The L.A. Gay & Lesbian Center and National Gay and Lesbian Task Force, working in coalition with the AIDS Community Action Foundation, hope to change this. Rock for Equality is designed to educate people about this horrible form of discrimination and the terrible toll it takes on LGBT surviving spouses. Many of us are also raising money as part of our participation in the event. The funds we raise will help wage the most powerful campaign possible and support the effort to change the discriminatory Social Security laws.

We will meet in Los Angeles on April 11 for a rally in front of the L.A. Gay & Lesbian Center. Then we will take to the streets for a one-mile march down Hollywood Blvd. to a protest demonstration at the nearby Social Security office. Together we will fill the streets and demand full equality for all LGBT Americans.

As a younger generation of activists step up for their future, we cannot leave behind our senior community. They need our voices.

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Actually, Tanner,

Rock for Equality misrepresents the situation. Bilerico's very own Nancy Polikoff has written insightfully on this campaign. The link to her piece is below, but here are some relevant highlights:

"...there's an enormous problem with this action; its success would help only one subset of same-sex couples, those in which one partner earns most of the income. All the other same-sex couples would continue to face the discrimination that equal earning heterosexual couples now face. They put more into the system and get less out of it than couples who fit the one breadwinner model of 1939, the year spousal benefits were added to Social Security."

"But to support Rock for Equality I would have to say that I want same-sex couples in which one partner has earned most of the income to get more out of Social Security than same-sex couples where the partners have similar incomes. And I don't want that."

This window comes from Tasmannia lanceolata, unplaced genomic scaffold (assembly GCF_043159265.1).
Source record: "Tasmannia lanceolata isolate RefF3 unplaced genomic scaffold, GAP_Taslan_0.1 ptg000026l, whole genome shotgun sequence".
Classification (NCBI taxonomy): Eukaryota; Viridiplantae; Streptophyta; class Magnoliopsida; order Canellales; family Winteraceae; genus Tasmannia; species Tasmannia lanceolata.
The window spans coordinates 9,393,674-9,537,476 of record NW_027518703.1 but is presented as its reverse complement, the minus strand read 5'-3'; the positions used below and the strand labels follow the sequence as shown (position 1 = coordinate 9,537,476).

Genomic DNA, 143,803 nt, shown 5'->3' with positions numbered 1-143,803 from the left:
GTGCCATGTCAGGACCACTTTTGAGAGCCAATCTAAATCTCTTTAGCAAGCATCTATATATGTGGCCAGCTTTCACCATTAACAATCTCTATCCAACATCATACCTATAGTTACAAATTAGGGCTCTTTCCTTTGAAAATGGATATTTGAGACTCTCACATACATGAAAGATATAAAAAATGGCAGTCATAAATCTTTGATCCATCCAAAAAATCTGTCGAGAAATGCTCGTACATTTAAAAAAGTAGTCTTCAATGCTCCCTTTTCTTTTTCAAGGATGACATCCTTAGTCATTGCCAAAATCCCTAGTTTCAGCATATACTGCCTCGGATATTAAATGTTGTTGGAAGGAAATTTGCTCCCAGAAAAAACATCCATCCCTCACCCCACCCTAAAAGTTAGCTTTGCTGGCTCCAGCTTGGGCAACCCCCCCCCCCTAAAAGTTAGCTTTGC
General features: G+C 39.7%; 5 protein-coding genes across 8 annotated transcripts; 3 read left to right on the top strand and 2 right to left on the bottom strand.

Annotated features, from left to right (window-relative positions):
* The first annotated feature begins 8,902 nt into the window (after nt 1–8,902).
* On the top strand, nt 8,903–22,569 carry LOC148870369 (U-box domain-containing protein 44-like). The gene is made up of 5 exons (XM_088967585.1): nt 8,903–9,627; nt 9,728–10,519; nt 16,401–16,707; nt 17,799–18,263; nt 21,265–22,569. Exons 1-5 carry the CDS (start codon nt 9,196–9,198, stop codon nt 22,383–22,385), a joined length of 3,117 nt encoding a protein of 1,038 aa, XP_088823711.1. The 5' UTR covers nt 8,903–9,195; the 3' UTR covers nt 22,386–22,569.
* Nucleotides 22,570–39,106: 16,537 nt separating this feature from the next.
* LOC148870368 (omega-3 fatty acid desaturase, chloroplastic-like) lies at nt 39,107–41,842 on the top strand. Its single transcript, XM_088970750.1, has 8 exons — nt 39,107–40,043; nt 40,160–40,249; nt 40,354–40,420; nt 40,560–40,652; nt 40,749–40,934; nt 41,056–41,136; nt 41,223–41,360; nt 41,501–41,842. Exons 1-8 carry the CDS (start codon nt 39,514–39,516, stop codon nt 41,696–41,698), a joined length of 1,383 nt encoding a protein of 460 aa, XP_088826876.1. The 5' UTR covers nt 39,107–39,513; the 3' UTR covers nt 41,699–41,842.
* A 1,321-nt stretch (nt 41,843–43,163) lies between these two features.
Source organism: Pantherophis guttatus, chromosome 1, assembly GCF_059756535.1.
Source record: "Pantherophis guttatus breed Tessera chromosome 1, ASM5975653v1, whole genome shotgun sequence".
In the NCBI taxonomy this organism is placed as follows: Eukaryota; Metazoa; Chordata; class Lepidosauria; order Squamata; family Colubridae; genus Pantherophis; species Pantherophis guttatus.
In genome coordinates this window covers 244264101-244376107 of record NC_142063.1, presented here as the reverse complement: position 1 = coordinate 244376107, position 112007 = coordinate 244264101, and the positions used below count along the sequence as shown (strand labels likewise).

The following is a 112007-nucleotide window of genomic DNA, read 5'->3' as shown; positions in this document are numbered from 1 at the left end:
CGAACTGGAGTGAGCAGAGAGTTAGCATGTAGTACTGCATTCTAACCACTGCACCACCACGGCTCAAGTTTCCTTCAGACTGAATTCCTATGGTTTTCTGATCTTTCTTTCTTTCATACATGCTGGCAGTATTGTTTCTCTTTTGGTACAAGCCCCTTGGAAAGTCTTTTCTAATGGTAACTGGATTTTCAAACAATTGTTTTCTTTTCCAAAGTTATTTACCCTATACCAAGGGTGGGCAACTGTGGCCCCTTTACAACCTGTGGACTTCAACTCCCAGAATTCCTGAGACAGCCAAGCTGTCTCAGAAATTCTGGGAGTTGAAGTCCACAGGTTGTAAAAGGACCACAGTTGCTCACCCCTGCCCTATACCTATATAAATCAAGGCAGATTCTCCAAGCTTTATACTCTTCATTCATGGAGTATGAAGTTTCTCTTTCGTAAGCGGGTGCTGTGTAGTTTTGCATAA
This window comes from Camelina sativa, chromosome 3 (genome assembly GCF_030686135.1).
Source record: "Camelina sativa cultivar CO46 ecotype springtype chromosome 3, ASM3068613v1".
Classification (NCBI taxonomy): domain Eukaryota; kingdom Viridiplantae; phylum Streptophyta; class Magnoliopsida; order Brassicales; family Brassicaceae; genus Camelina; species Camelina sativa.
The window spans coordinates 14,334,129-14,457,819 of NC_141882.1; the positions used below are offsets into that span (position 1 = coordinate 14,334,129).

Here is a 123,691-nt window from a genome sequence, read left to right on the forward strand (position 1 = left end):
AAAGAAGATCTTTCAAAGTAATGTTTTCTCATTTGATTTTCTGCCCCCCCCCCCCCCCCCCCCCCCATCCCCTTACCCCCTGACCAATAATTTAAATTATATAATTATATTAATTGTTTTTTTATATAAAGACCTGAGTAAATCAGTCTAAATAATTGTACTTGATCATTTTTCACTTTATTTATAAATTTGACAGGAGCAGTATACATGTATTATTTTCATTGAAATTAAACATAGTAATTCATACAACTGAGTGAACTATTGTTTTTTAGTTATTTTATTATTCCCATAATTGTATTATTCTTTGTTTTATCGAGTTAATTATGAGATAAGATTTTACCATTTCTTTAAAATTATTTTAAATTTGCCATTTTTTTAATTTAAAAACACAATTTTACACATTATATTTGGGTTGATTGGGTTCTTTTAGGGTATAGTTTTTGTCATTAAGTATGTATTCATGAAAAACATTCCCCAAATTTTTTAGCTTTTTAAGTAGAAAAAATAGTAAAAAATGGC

You can read the rest here:

Let's educate ourselves on the facts and focus on social justice instead of blindly following the mainstream organisations. Like the famous estate tax which only affects estates valued at over $3.5 million, as Polikoff's work also indicates (and let's face it, estates worth that much SHOULD be taxed), this is something that needs to be revamped, not something that needs to be preserved so that the few may benefit over the many.

I remember reading Nancy's post, too. Thanks, Yasmin, for doing the cross-referencing. I agree that we don't necessarily want "equality" in those areas where the system is all screwed up in the way it treats even straight people. Instead, we should work to fix it properly for everyone --- and that is a great way for us to develop some good allies.

Rick Sours | March 20, 2010 4:29 PM

Even if they are legally married, Lesbian and Gay male couples are not entitled to survivor benefits for Social Security or many pension and retirement plans (including Federal retirements). Personally I feel many within the LBGT community totally dismiss this issue or concern as being of any real importance.

My Partner and I have seen or heard first hand how the death of a Partner has seriously financially affected the other surviving Partner.

I found out so quickly about Social Security INequity. When my partner Lisa died in 2007 in Miami while on vacation. I was left mid-stream in our life plan. We have 4 adopted children, I had spent that past 20 yrs working and getting 2 masters to further my career until 1999 I was dx w/ MS. Then I began to have a harder and harder time. The fall of 06 , Lisa went back to school to get her masters in teachign - so that we could start to swap roles so that I could stay home and Lisa would begin working then Bam.. Lisa dies suddenly in 2007. The children receiver her death benefit, thankfully but it doesn't cover nearly what she made even babysitting for friends and I was denied her spousal benefits. So I was forced to keep working until finally the MS and other health concerns made it impossible in 08 - so the kids and I try to life off about 1/4 of what I used to make as a Master's level Social Worker. And no other income. However had we been married, I would recieve Lisa's spousal benefit and while it would still be difficult, I would have to make choices between which bills to pay each month.